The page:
Stretch 2, Arca
UNO NYC, Venezuela
by Pierre Lestruhaut
At this point, it’s understandable why it seems so hard for anyone at CF to write about Arca. Carlos Reyes himself told me he found his music deeply fascinating but had the hardest trouble articulating why after I announced I was going to battle my neurons and exhaust my own serotonin trying to review Stretch 2, Arca's third release of the year. The fairly wide exposure and assorted display of reviews he’s been getting since releasing it has proven to be a worthy guide into How to Review Arca, if only to spare myself from surrendering to the gushing critical cop-out of “words could not describe how great this is” I sort of fell into while reviewing his debut EP Barón Libre. Except perhaps this time we won’t oblige ourselves in hiding the artist's identity to protect his anonymous status, considering how it’s just been made widely public who Arca really is.
But fuck that. If Burial has been earning continuous critical accolades for half a decade without anyone giving a fuck about William Bevan, then why couldn't we discuss Arca's work without the unnecessary delving into the author’s conspicuously divergent past musical work? Detaching the oeuvre from the identity of its authorship is itself a respectable artistic statement too, though at this point it’s probably just going to get you a lot of needless comparisons with aforementioned uber shy beat maker. Yet considering the similarities they both sport in their sonic palette–the use of negative space, the highly processed vocals, and the dreary-club-at-2-am atmosphere–they’re in fact working within a very similar set of moods and sensitivities.
Looking closer, though, one starts to discover some fluctuations within Arca's own palette, revealing a shape-shifting aesthetic that eludes all possible shelving of it under a satisfyingly similar pre-existing umbrella. And that’s when writers like us end up staring at our screen for hours, helplessly thinking how to write about stuff like this. Because we can’t really figure out what the fuck this is, even though we've got a clear feeling it seems to be landing somewhere at the intersection of dubstep, southern rap, Salem and trip-hop. It’s as if Arca’s taken the old Groucho Marx quote of not wanting to belong to any club that would have you as a member a bit too seriously, shrugging off any possibility that there might be someday a term that could satisfyingly describe his music on his upcoming AllMusic page. Not that he’s showing off in genre-hopping presumptuousness; he’s just applying such elusiveness into tailoring his own aesthetic.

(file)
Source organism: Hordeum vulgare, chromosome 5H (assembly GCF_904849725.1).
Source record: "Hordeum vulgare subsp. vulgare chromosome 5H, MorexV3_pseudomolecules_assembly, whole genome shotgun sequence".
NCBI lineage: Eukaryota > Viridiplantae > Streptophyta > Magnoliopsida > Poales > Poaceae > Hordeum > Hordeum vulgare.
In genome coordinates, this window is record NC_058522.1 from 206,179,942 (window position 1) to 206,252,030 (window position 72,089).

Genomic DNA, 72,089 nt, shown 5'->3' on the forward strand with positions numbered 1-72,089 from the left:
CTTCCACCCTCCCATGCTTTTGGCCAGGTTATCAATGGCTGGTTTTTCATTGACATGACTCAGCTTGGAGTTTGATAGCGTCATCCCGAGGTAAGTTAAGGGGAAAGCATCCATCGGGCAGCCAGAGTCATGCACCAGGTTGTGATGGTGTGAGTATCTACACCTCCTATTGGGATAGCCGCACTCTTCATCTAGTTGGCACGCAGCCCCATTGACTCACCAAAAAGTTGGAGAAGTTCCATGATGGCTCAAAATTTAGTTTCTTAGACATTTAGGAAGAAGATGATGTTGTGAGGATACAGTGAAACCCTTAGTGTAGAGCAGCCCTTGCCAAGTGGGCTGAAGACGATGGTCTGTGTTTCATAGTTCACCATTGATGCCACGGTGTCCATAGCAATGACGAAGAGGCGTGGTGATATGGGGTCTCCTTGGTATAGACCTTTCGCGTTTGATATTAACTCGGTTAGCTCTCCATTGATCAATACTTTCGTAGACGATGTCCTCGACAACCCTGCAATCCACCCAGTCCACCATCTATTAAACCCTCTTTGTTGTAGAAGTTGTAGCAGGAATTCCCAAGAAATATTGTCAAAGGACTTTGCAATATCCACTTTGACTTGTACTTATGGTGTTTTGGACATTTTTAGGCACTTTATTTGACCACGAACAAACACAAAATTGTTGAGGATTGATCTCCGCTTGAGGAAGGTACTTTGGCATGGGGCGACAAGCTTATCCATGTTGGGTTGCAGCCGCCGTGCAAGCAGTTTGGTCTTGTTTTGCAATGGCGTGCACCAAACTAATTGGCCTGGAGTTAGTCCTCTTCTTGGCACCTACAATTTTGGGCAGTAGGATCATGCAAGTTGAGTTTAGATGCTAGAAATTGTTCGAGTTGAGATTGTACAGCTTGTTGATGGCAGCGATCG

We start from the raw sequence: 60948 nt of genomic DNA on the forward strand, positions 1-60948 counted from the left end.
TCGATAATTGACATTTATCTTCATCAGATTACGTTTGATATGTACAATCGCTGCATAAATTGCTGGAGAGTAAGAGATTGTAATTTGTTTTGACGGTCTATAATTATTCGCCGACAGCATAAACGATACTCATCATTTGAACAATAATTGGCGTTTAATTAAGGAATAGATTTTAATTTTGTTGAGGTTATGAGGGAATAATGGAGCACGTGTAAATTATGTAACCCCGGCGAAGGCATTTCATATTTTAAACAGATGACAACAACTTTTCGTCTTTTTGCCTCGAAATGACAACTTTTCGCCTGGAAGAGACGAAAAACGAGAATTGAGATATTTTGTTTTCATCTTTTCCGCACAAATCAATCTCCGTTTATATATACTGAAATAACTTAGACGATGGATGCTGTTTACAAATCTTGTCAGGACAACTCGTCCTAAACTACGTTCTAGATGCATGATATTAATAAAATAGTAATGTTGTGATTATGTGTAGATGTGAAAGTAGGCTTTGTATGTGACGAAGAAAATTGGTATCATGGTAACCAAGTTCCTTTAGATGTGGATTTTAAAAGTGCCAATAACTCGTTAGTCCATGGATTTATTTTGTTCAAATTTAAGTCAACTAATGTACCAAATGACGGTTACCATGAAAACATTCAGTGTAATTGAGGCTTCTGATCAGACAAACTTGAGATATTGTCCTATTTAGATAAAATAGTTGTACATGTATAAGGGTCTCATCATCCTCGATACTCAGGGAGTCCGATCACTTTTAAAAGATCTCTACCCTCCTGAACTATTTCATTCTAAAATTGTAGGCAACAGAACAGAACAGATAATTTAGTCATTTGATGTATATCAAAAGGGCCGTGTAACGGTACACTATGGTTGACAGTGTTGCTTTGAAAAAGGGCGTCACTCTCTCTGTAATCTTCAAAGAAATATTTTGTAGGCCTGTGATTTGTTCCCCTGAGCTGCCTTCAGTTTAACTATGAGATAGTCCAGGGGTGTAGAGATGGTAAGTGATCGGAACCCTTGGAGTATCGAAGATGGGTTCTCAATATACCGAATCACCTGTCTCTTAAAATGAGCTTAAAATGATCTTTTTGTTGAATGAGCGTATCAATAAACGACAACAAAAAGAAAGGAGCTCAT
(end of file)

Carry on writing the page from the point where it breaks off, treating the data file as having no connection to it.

Although Arca has certainly found his place among the family of young label UNO NYC–sporting a fine roster that usually works within the frames of ghoulishly distressing forward-thinking electronica–he also seems to stand out from it by the sheer breadth of the work he has done in less than a year of releasing material. Consider just how much Stretch 2 elicits such a wide array of moods and feelings: a record that starts with shape-shifting drums inducing a sense of claustrophobia and lack of space (“Self Defense” and “Fortune”), quickly evolves into codeine-infused stoney numbers (“2 Blunted” and “Tapped In”), and just as we move through the rave synth-driven hook of “Broke Up” (at which point Arca’s alien vocals find their funkiest incarnation), closers “Meditation” and “Manners” dismiss vocals and eeriness altogether, instead patiently building a steady beat around angelic chords and soft vocal harmonies.
It would be natural to think that such a wide array of sounds would place him at the heart of eclectic trend-setter coolness, yet it’s his constantly shifting set of moods and the roller-coaster of emotions he elicits that actually responds to the more primal and visceral feelings we seek while listening to music. It’s fair to talk about Swans’ The Seer, a record so uninterested in the current musical landscape people can only talk about it in terms of the whole experience of listening to it, how it focuses solely in getting us to the visceral, the impulsive, and the anxious. Arca gets us there too, yet his M.O. is so broadly absorbent and referential (while also being so damn elusive of trends) that it works so well as both an emotional and a cerebral experience. As his palette continues to gracefully stretch in unexpected directions, it’s safe to say that the whole narrative behind Arca is essentially the expansion of his own aesthetic.